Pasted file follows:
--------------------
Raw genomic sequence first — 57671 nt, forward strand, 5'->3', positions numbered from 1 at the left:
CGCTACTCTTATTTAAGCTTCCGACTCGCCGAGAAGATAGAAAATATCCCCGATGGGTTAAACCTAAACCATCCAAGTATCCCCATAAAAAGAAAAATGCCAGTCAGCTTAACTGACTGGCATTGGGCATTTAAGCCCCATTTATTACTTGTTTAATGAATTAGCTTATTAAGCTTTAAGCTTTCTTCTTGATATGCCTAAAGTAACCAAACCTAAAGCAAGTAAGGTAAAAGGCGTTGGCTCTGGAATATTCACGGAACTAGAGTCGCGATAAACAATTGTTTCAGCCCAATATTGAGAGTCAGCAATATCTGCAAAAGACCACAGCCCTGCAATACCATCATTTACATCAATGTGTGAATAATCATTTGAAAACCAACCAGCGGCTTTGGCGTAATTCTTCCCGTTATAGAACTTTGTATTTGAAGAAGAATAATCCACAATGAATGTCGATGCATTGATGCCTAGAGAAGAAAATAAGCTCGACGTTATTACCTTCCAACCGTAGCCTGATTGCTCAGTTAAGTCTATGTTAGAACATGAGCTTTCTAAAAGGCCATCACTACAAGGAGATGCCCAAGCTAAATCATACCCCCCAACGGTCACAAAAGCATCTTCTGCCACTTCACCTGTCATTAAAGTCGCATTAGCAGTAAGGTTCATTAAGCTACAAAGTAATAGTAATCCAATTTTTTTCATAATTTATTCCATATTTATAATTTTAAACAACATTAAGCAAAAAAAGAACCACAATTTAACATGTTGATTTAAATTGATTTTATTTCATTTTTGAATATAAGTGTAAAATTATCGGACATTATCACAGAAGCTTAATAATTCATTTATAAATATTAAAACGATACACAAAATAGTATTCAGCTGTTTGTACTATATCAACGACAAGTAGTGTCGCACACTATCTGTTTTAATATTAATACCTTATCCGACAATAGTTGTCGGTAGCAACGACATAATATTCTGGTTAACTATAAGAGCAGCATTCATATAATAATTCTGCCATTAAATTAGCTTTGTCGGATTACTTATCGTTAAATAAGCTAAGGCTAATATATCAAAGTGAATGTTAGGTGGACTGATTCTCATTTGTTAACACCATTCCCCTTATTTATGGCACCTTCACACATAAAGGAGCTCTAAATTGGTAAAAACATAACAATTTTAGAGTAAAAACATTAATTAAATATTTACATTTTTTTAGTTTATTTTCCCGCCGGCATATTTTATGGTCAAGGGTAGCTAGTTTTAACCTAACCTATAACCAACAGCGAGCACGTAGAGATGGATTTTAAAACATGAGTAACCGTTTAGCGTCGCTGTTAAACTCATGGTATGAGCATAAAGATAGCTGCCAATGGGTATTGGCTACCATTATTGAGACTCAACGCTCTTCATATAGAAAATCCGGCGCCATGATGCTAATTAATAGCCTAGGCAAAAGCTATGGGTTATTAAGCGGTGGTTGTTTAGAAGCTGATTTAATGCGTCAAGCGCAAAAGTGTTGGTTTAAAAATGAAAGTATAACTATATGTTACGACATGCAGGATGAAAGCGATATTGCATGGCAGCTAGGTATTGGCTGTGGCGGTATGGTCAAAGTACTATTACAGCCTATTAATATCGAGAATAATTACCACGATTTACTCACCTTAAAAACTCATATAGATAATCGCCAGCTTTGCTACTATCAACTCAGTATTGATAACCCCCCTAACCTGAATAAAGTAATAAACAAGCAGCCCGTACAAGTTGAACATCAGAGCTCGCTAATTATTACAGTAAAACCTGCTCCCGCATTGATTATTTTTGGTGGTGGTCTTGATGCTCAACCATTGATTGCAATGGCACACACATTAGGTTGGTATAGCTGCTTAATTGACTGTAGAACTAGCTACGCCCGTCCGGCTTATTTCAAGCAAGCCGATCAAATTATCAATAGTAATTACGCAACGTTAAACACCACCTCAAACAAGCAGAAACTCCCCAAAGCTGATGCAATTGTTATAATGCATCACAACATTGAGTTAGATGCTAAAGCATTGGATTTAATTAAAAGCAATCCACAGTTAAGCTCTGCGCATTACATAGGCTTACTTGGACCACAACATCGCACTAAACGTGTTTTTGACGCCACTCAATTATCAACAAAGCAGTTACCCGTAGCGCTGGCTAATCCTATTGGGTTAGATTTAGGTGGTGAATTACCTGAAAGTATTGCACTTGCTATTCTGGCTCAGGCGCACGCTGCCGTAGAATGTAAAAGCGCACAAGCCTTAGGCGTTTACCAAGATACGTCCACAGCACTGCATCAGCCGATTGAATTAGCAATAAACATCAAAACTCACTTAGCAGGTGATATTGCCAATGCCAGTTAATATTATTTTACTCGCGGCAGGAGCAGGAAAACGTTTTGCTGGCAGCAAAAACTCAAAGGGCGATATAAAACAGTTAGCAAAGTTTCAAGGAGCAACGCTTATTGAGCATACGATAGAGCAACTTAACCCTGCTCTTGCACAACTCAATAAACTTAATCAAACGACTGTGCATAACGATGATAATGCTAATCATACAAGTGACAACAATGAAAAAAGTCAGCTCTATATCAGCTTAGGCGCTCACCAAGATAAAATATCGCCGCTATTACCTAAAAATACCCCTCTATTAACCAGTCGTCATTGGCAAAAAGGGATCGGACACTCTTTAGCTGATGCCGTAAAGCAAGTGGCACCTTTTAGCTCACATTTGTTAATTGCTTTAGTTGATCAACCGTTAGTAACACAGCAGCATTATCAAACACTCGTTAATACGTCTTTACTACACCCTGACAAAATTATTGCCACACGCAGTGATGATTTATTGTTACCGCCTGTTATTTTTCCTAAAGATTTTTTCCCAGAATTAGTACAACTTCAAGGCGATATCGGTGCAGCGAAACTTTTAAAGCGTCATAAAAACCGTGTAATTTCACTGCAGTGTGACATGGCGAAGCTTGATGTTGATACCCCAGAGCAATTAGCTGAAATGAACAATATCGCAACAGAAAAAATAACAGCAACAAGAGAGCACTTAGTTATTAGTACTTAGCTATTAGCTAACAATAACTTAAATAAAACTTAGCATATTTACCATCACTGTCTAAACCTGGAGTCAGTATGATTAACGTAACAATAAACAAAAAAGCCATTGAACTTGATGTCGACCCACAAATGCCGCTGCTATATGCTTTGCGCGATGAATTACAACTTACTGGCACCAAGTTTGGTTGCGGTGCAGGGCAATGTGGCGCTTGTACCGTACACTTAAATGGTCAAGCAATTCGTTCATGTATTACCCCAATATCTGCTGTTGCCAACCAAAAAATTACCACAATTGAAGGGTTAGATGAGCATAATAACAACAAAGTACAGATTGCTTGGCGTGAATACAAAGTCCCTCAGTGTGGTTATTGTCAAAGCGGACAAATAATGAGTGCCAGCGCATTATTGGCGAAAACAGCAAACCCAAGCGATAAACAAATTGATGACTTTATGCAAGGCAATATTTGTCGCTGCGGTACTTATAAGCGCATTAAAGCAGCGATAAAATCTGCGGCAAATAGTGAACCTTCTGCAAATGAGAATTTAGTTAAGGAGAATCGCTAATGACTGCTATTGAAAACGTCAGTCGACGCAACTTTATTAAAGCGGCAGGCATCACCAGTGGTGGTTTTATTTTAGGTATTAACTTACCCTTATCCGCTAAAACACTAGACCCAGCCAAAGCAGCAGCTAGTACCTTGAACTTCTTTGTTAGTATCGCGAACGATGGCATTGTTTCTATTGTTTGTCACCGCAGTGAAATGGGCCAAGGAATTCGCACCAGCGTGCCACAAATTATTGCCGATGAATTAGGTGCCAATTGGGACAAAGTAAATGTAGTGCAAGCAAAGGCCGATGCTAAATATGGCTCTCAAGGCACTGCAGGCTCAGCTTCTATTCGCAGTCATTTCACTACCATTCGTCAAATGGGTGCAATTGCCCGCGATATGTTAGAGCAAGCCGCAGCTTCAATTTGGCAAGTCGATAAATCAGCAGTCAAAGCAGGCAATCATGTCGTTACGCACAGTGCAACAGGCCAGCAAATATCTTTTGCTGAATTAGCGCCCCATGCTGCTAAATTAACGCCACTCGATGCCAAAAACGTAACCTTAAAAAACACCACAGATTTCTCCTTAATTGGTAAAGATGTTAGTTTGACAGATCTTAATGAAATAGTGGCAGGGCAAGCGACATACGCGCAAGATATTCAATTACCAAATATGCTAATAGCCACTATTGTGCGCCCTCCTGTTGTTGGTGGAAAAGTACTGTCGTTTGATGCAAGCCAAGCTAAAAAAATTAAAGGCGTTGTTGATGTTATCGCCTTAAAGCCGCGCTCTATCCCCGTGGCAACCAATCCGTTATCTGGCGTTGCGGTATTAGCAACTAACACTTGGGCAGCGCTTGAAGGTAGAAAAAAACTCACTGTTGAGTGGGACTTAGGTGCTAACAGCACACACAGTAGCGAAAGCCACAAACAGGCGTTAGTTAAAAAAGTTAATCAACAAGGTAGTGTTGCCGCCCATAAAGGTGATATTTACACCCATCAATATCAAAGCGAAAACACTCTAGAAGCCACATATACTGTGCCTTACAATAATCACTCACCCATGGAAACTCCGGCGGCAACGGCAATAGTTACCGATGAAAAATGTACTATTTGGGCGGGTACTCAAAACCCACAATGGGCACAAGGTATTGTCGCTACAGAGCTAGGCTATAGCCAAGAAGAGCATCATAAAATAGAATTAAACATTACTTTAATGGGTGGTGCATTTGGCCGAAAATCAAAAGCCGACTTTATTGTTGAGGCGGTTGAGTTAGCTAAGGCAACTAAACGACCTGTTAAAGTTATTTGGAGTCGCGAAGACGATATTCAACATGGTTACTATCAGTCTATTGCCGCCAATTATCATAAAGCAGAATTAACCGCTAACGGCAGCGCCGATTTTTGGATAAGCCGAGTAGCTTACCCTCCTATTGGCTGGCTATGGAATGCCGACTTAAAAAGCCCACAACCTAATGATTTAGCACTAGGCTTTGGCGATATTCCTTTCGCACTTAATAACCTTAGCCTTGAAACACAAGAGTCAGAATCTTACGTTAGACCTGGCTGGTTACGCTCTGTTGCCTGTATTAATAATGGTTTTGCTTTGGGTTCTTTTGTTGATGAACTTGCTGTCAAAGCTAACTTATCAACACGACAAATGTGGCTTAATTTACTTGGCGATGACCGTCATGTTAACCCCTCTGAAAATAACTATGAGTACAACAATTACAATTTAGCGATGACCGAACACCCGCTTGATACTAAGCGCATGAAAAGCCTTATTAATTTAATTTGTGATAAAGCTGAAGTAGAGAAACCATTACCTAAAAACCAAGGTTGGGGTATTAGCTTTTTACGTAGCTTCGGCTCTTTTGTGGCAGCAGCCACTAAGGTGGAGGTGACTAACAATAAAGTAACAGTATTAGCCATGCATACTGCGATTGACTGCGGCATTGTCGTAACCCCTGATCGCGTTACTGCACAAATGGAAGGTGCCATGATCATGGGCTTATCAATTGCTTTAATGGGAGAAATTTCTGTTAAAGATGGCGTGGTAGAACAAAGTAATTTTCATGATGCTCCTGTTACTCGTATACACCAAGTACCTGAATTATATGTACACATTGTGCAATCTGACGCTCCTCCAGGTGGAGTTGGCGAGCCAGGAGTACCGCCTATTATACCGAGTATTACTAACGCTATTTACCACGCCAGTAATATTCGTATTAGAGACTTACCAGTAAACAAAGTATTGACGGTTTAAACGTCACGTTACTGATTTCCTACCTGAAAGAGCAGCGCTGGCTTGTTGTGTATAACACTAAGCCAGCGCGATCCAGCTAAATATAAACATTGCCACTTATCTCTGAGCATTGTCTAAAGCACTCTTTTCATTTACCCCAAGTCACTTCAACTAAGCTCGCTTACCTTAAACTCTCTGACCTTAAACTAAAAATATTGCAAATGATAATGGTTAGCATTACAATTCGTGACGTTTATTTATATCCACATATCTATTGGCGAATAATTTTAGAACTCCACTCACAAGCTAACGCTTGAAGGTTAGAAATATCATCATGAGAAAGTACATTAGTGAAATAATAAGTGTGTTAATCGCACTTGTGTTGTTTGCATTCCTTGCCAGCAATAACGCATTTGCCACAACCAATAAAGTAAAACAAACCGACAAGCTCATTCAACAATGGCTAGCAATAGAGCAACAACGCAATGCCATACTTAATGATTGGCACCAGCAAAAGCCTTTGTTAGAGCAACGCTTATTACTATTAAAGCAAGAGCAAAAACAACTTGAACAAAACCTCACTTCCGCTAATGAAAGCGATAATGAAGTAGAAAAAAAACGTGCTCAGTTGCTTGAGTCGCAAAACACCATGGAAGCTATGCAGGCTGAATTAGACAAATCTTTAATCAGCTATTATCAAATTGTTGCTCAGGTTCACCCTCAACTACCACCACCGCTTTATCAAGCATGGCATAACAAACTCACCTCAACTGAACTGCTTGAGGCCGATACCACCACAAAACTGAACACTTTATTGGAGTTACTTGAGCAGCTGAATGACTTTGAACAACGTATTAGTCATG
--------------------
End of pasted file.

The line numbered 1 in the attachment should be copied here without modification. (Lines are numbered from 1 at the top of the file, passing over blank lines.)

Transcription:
Raw genomic sequence first — 57671 nt, forward strand, 5'->3', positions numbered from 1 at the left: